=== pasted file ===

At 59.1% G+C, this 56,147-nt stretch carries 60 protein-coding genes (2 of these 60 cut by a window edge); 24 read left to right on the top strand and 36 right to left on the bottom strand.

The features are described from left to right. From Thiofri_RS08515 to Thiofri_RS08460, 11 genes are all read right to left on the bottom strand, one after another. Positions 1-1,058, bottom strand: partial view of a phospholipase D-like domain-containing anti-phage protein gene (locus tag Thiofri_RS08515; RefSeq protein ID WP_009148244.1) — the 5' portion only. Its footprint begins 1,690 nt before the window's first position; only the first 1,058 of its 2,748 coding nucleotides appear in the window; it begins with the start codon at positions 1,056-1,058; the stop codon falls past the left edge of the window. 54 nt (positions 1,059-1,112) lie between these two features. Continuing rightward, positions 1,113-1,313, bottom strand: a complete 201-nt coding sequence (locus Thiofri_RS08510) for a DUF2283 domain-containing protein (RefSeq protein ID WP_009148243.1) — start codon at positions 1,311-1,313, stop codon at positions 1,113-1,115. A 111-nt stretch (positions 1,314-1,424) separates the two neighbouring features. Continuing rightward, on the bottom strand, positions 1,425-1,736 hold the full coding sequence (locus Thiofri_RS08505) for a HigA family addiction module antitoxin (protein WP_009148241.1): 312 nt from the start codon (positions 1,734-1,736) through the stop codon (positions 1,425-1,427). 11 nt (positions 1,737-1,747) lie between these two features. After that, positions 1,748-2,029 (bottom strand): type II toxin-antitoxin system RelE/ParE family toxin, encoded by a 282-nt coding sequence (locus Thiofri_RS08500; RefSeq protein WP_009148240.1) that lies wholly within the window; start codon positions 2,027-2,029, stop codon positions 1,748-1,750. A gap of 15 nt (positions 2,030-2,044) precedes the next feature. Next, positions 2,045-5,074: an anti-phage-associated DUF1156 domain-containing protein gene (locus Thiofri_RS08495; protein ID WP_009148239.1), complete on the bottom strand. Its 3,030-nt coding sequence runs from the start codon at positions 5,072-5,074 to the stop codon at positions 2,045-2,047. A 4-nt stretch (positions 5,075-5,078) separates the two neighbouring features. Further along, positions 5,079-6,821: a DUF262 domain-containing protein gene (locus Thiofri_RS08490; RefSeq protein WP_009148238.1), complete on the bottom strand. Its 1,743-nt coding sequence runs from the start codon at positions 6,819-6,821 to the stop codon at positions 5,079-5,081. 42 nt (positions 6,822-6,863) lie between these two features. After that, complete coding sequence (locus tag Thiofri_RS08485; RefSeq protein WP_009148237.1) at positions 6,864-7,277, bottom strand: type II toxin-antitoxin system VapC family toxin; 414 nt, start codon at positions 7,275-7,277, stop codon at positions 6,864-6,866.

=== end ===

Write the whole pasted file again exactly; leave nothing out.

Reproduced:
At 59.1% G+C, this 56,147-nt stretch carries 60 protein-coding genes (2 of these 60 cut by a window edge); 24 read left to right on the top strand and 36 right to left on the bottom strand.

The features are described from left to right. From Thiofri_RS08515 to Thiofri_RS08460, 11 genes are all read right to left on the bottom strand, one after another. Positions 1-1,058, bottom strand: partial view of a phospholipase D-like domain-containing anti-phage protein gene (locus tag Thiofri_RS08515; RefSeq protein ID WP_009148244.1) — the 5' portion only. Its footprint begins 1,690 nt before the window's first position; only the first 1,058 of its 2,748 coding nucleotides appear in the window; it begins with the start codon at positions 1,056-1,058; the stop codon falls past the left edge of the window. 54 nt (positions 1,059-1,112) lie between these two features. Continuing rightward, positions 1,113-1,313, bottom strand: a complete 201-nt coding sequence (locus Thiofri_RS08510) for a DUF2283 domain-containing protein (RefSeq protein ID WP_009148243.1) — start codon at positions 1,311-1,313, stop codon at positions 1,113-1,115. A 111-nt stretch (positions 1,314-1,424) separates the two neighbouring features. Continuing rightward, on the bottom strand, positions 1,425-1,736 hold the full coding sequence (locus Thiofri_RS08505) for a HigA family addiction module antitoxin (protein WP_009148241.1): 312 nt from the start codon (positions 1,734-1,736) through the stop codon (positions 1,425-1,427). 11 nt (positions 1,737-1,747) lie between these two features. After that, positions 1,748-2,029 (bottom strand): type II toxin-antitoxin system RelE/ParE family toxin, encoded by a 282-nt coding sequence (locus Thiofri_RS08500; RefSeq protein WP_009148240.1) that lies wholly within the window; start codon positions 2,027-2,029, stop codon positions 1,748-1,750. A gap of 15 nt (positions 2,030-2,044) precedes the next feature. Next, positions 2,045-5,074: an anti-phage-associated DUF1156 domain-containing protein gene (locus Thiofri_RS08495; protein ID WP_009148239.1), complete on the bottom strand. Its 3,030-nt coding sequence runs from the start codon at positions 5,072-5,074 to the stop codon at positions 2,045-2,047. A 4-nt stretch (positions 5,075-5,078) separates the two neighbouring features. Further along, positions 5,079-6,821: a DUF262 domain-containing protein gene (locus Thiofri_RS08490; RefSeq protein WP_009148238.1), complete on the bottom strand. Its 1,743-nt coding sequence runs from the start codon at positions 6,819-6,821 to the stop codon at positions 5,079-5,081. 42 nt (positions 6,822-6,863) lie between these two features. After that, complete coding sequence (locus tag Thiofri_RS08485; RefSeq protein WP_009148237.1) at positions 6,864-7,277, bottom strand: type II toxin-antitoxin system VapC family toxin; 414 nt, start codon at positions 7,275-7,277, stop codon at positions 6,864-6,866.